(Pictured: Darrell Ludowyke)
Thanks to the internet and some fundamental changes to the way people communicate, the database business – forever the poor cousin of sales and marketing – is finally gaining acceptance as an area to invest serious capital. Darrell Ludowyke, a database veteran, says the business is moving away from being part of the IT sector and into the area of “knowledge building”.
Ludowyke, who runs the Empirics company under the Link Group umbrella, alongside administrator AAS, says funds are now seeing that they can overlay behavioural evidence on their member data to predict occurrences, such as the contemplation of a rollover or the results of a ‘life event’.
“People in this space are developing an understanding of the business drivers as well as the data itself and the more technical stuff,” he says. Empirics is calling it “advanced analytics” and is providing behavioural modeling for its funds to better exploit the information they have.
One of the problems facing both funds and Empirics, however, is that the data available is not universally robust. For instance, of AAS’s 4.5 million member accounts administered on behalf of funds, an average of 52 per cent of the active members have provided their email address. An average of 75 per cent of active members have provided their mobile phone numbers. The rest need to rely on snail mail for communication and there is increasing evidence this mail often does not even get opened.
Empirics says the numbers vary greatly from fund to fund and it has greater confidence in the data from industry funds with whom it has been working for a long time. Suzanne Holden, who heads up AAS, says that the administrator has a major focus on improving this data and the numbers have improved significantly over the past couple of years.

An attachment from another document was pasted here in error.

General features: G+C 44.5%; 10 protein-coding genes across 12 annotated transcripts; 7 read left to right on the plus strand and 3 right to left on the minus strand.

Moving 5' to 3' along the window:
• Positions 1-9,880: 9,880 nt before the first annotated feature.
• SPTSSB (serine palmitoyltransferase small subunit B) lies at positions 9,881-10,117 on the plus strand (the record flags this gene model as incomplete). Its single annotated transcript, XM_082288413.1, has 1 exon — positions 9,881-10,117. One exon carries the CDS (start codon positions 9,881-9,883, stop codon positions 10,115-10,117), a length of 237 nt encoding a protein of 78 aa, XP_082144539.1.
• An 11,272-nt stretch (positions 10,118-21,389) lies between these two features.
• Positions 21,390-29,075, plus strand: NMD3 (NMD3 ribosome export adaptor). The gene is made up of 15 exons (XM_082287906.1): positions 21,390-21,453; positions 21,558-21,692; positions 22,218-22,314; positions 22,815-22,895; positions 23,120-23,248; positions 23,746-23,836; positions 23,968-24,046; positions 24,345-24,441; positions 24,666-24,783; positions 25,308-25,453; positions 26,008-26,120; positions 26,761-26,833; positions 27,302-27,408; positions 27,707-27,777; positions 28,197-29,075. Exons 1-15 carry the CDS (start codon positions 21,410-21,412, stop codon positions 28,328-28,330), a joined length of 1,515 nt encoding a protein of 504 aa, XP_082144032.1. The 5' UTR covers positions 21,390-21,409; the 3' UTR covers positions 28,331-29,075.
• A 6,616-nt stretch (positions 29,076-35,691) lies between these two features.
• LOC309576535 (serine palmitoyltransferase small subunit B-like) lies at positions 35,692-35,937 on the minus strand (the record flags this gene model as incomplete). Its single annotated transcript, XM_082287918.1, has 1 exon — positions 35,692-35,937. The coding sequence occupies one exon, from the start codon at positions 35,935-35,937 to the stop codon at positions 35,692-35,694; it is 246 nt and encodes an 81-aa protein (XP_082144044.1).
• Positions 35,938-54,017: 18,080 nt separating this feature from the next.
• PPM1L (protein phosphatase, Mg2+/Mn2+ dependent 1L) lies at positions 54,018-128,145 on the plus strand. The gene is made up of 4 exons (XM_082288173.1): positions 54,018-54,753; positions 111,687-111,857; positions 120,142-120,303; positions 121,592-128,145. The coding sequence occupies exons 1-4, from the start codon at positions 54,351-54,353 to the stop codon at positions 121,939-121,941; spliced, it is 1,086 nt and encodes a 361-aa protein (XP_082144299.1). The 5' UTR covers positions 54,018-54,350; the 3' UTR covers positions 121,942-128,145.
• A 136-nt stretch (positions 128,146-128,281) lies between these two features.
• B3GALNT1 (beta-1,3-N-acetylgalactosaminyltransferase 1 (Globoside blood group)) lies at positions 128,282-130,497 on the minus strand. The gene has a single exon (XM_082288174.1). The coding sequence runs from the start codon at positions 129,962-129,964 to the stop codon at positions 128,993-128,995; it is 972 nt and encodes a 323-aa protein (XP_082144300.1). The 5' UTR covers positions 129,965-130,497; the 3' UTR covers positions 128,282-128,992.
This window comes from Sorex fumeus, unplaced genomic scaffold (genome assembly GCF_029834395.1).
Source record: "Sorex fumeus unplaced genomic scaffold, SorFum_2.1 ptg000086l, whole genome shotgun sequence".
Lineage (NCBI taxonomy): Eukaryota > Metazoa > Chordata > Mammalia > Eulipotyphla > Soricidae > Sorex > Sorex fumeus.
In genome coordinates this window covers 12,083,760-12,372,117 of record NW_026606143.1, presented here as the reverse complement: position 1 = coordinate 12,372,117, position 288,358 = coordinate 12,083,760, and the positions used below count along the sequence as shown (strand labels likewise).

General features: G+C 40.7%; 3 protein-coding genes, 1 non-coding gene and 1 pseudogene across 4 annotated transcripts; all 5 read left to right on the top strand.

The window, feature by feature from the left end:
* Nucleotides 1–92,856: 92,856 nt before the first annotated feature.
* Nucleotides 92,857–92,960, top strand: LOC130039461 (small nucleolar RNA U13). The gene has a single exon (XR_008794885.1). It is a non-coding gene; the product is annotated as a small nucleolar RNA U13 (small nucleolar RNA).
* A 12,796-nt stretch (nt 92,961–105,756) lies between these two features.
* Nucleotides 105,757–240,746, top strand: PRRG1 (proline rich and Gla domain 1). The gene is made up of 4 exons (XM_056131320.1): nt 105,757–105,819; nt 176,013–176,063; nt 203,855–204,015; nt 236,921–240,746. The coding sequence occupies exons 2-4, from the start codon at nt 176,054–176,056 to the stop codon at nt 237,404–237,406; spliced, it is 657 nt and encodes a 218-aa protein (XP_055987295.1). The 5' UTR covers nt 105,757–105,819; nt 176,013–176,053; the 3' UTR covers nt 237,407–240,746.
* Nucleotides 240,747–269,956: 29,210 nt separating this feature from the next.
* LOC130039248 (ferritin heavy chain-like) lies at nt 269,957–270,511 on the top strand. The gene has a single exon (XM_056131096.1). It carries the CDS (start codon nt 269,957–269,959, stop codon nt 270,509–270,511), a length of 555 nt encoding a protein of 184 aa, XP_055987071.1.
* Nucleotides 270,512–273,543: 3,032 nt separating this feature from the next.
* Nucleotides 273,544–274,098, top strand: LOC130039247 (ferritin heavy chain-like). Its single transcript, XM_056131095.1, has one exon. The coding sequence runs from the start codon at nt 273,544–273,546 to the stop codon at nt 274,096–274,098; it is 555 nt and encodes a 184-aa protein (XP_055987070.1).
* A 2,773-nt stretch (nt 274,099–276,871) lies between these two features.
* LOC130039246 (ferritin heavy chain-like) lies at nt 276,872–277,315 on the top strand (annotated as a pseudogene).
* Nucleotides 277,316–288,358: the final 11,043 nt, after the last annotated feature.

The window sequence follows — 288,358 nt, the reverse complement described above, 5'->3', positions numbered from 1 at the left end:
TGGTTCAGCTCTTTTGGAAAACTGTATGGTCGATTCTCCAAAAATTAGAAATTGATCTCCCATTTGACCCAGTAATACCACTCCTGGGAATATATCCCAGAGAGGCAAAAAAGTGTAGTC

Empirics is not the only firm which can help funds in this regard – Deloitte, for instance, has a big database analytics unit – but it does have an enormous advantage of being able to analyse large swathes of AAS information to help with its models and data marketing systems.
In fact, Empirics can present individual funds with an updated list of members who are at risk of leaving. Increasingly, Ludowyke says, client funds are doing this work themselves using the Empirics system solution. A common example is for the funds to be warned when a member checks his or her account balance on line several times in a short space of time. This would normally signal an interest in making some sort of change. Another is to be warned when a “third party”, such as a financial advisor, has been appointed by the member as an authority on the account. Age signals, such as turning 60, are clearly very important.
“Predictive analytics may sound like just another buzz word, but funds are seeing what it can deliver,” Ludowyke says. “Previously, analytics used to mean identifying and segmenting members, however, today we can accurately predict behaviour, inform business and marketing strategies and then track and measure direct causal outcomes.”
He was speaking after Empirics had announced, earlier this month, that it had added the $900 million, 20,000-member, Australian Ethical Investments as a new client.